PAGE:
1. New Albums and some changes
The latest genera Albums added to the Operation Wildflower Site are the ones on Gorteria, Drimia and Dimorphotheca. This means that photos and stories of plants belonging to these genera already on the Site have been moved from the more general Albums called Herbs, Bulbs and Shrubs into their own new Albums under Genera.
There is a genus Album in every case where enough material has been accumulated to warrant a stand-alone grouping of photos and stories. There are now more than 150 such Albums on genera of South African plants. The biggest ones (most photos) belong to the genera Crassula, Euphorbia, Pelargonium and Aloe. Keep watching, more will be added! If there is no genus Album yet on the plant you are looking for, check under Types or the Search Box.
In order to access all items on a plant of interest, the Search Box should be used, entering the botanical name of the plant. Most photos and stories on a particular plant are likely to be posted under Genera, (or if there are only few of them, in the conglomerate categories under Types). Habitat, Regions or Parks and Gardens may also contain some material on a species searched for, showing in the list generated when using the Search Box. The latest Parks and Gardens Album is the one on the Quiver Tree Forest.
2. How to use the Comments facility in the Albums
Any visitor to this Site can now register and log in as a registered user to comment on any Album item. The comment, question or suggestion regarding the selected item is submitted via email to the Editor.
New text or photo material on a South African plant can also be submitted for consideration by registered users. The final editing and posting of accepted material are done on this Site by the Editor only. The Site does not remunerate contributors for such input. Please ensure that the correct name of the photographer and/or author of text is furnished for inclusion with such a posting. All rights are reserved and the Editor’s decision is final.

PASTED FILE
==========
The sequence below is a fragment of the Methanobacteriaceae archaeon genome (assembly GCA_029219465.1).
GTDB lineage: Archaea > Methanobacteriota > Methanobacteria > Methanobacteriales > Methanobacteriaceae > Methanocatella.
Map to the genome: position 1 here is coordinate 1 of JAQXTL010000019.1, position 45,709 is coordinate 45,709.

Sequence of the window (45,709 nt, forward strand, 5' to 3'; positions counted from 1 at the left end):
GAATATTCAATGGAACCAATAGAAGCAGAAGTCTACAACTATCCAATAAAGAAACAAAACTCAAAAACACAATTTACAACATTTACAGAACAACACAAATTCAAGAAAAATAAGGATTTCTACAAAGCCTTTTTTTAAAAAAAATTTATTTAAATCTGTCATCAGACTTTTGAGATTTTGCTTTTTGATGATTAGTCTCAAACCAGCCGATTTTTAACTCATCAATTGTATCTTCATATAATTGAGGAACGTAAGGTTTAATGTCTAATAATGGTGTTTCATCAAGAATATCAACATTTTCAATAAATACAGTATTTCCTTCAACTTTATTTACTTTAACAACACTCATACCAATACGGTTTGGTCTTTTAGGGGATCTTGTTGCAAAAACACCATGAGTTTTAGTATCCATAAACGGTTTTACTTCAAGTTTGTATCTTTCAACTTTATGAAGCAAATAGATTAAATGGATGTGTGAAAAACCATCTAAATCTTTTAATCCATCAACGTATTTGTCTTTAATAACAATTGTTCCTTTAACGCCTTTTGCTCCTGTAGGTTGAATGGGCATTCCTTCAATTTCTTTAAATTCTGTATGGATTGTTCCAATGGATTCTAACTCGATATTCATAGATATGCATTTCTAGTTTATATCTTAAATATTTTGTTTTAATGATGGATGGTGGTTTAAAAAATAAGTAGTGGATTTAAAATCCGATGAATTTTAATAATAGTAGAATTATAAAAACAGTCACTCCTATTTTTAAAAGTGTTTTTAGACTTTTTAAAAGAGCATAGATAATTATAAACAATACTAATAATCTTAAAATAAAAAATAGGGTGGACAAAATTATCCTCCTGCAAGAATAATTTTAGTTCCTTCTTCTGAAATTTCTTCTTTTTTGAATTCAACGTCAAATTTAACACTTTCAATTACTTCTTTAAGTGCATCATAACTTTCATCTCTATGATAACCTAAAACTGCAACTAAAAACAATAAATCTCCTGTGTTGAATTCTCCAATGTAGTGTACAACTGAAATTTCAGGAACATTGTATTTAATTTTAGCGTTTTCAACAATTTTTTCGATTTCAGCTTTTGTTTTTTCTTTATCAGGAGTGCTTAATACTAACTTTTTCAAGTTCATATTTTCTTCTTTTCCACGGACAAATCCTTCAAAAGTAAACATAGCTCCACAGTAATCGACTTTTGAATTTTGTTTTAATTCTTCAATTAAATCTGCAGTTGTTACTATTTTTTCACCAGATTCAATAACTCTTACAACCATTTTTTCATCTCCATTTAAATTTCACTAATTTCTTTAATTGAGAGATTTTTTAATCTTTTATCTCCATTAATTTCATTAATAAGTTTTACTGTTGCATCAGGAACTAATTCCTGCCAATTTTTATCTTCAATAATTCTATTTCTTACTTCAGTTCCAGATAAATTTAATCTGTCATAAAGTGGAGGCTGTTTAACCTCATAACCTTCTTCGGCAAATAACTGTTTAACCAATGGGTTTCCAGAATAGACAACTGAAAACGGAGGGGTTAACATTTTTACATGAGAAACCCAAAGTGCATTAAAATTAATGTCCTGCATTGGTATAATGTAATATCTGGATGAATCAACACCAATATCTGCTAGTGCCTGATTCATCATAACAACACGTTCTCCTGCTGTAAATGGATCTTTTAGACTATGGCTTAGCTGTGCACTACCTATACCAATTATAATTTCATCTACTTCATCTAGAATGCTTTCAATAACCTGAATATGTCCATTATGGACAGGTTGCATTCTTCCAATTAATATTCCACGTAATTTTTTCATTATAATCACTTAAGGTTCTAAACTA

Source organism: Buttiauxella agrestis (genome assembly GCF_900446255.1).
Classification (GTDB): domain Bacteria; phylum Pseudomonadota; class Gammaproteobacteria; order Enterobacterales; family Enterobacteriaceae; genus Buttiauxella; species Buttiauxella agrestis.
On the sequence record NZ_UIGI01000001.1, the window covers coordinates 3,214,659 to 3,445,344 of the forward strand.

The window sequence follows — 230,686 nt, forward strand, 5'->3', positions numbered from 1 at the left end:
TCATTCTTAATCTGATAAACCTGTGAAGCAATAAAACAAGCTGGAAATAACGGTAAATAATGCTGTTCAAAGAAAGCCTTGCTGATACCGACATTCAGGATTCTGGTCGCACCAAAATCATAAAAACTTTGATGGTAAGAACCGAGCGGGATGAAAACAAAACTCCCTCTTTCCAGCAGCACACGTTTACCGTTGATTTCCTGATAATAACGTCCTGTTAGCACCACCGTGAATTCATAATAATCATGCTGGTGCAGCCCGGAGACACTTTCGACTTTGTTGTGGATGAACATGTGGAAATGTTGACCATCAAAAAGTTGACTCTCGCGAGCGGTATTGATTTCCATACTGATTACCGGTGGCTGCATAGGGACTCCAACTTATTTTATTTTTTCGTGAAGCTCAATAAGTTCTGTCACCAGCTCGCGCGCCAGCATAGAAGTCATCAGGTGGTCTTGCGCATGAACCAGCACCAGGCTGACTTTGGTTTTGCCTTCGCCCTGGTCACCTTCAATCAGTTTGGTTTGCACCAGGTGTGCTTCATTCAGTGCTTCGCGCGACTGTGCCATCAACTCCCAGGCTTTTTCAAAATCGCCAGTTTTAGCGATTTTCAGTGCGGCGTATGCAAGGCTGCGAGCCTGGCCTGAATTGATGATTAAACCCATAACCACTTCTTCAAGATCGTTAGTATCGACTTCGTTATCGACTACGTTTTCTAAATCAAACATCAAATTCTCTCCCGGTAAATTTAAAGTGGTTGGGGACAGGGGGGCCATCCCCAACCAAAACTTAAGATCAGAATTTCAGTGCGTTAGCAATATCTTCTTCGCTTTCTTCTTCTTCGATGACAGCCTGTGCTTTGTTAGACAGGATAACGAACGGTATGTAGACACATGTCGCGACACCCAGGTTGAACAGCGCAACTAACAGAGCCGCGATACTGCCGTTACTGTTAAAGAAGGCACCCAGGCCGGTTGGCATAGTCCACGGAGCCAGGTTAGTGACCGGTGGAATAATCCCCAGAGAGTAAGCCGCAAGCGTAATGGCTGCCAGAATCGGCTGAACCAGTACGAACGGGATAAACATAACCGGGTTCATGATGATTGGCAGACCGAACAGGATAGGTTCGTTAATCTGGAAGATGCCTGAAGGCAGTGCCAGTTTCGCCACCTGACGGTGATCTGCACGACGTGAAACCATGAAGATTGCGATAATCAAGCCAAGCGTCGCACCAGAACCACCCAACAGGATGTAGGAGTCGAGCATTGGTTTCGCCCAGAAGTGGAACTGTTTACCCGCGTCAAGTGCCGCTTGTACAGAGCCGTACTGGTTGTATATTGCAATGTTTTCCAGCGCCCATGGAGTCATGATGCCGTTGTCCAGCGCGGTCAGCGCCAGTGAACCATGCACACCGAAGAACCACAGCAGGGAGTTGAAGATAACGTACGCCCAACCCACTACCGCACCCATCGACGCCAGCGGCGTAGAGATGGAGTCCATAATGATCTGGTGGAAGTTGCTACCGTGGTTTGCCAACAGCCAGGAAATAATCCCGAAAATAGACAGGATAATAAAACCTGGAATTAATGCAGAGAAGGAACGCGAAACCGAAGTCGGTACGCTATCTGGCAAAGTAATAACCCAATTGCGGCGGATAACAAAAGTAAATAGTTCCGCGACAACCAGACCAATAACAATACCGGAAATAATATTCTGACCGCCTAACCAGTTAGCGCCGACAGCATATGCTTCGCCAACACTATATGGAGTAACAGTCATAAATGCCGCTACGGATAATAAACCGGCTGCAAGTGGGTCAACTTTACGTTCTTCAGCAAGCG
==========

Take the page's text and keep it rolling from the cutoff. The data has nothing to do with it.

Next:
Other enquiries or general communication regarding the Site can be submitted to the Webmaster.
All over South Africa we also have an archipelago of conservancies that allow ordinary citizens to join hands, strengthen their solitary little votes (that might appear so ineffectual against the forces of development destruction), for doing and supporting the right things of conserving nature in the many ways required; and hopefully let this grow into a benevolent force that pushes back the wrong type of developments, pollution, global warming and even global destruction. Go find out about the conservancy in your area and see what you can achieve by joining, associating, collaborating, learning, finding solutions and having some fun as a team!
Now what about South Africa’s conservancies remembering Operation Wildflower and involving us in imminent development projects where some natural vegetation is targeted by the bulldozers? If the plant lovers are invited to save any interesting or endangered plant endemic to your area, the list of endangered species may eventually be shortened! By saving I mean: remove with a Department of Nature Conservation permit, transplant privately, cultivate until seed is produced that can be sown in more places.
If Operation Wildflower cannot reach your area in terms of distances in our country, we can collaborate with you to develop a local branch of the organisation in your area on a nationally co-ordinated basis. This view is shared by our Chairman, West van der Vyver. Our Constitution of fifty years ago envisaged a national presence to achieve results wherever development may threaten plant diversity. (You will find the relevant information elsewhere on this website.)
A Trustee of Operation Wildflower